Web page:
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Bad batting cost us the Oz series

India’s loss to Australia in the recent one-day series once again underlined the need for good starts in matches. A fine start with the bat or ball is key to achieving wins, for it gives the team just the platform it needs to push ahead. Sunil Gavaskar reports.

india Updated: Nov 14, 2009 00:27 IST
Sunil Gavaskar

India’s loss to Australia in the recent One-day series once again underlined the need for good starts in matches. A fine start with the bat or ball is key to achieving wins, for it gives the team just the platform it needs to push ahead.

However, India never got a good start and that was because the immensely talented Virender Sehwag didn’t play a long innings. He got going in just about every match except at Guwahati, where he got a beauty from Johnson. Otherwise, he was trying to belt the cover off the ball even if he hit just a boundary or a six and got out in the process.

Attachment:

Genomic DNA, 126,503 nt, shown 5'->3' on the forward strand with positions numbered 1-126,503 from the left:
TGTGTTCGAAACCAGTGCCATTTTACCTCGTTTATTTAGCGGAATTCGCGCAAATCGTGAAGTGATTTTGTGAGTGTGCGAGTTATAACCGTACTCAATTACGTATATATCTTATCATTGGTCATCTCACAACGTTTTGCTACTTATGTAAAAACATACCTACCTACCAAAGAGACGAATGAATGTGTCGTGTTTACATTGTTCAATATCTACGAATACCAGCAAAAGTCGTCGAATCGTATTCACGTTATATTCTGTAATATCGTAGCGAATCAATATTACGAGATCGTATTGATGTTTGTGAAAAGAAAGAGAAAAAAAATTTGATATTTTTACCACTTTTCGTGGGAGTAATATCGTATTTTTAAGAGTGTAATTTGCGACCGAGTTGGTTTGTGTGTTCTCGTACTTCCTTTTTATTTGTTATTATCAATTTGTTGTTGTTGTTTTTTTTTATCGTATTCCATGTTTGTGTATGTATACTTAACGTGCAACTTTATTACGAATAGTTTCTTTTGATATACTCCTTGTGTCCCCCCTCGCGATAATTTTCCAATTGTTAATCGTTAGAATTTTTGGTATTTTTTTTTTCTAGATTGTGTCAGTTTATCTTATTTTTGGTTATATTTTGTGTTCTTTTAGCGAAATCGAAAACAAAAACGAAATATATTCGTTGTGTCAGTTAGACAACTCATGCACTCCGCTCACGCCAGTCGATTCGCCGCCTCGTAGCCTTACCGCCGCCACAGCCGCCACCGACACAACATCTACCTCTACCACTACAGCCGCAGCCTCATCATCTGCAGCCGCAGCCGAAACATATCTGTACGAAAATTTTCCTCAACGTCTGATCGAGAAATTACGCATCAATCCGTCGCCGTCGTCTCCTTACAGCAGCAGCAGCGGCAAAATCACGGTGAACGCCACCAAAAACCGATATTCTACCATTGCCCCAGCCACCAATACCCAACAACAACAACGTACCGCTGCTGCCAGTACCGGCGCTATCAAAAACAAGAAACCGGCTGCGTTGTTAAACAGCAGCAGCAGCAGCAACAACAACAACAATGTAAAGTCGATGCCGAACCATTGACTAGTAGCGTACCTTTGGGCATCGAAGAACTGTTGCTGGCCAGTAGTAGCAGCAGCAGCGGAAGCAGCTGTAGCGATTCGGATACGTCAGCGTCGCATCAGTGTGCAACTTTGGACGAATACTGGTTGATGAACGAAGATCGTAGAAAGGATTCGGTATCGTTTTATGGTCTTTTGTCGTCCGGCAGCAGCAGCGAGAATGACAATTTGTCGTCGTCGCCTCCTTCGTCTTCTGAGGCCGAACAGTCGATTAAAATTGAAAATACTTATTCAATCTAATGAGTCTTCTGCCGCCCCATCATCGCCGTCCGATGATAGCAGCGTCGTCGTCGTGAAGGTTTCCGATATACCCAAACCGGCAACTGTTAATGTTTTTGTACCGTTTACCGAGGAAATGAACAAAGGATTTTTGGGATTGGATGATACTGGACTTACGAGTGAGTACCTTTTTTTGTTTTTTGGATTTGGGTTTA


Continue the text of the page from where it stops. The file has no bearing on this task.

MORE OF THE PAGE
It was this attitude, more than his ability, which had led to him being dropped for a little while a couple of years back. In cricket, players have to make adjustments to suit the team’s requirements. So, if a bowler has to bowl a line, length and trajectory that he normally does not, but is the requirement of the team, he has to try and do it.

It was not just Sehwag who didn’t click. The rest of the batting too did not give a good account of itself. Of course, there were individual feats but the partnerships that win close games were missing.

In contrast, the Australians built solid partnerships and even if they didn’t always get good starts, Ricky Ponting would build a partnership and see that the team got a good score.

What the series did was it showed that One-day cricket is alive and kicking, at least in India. There will always be interest when countries play against each other, especially those vying for the top spot.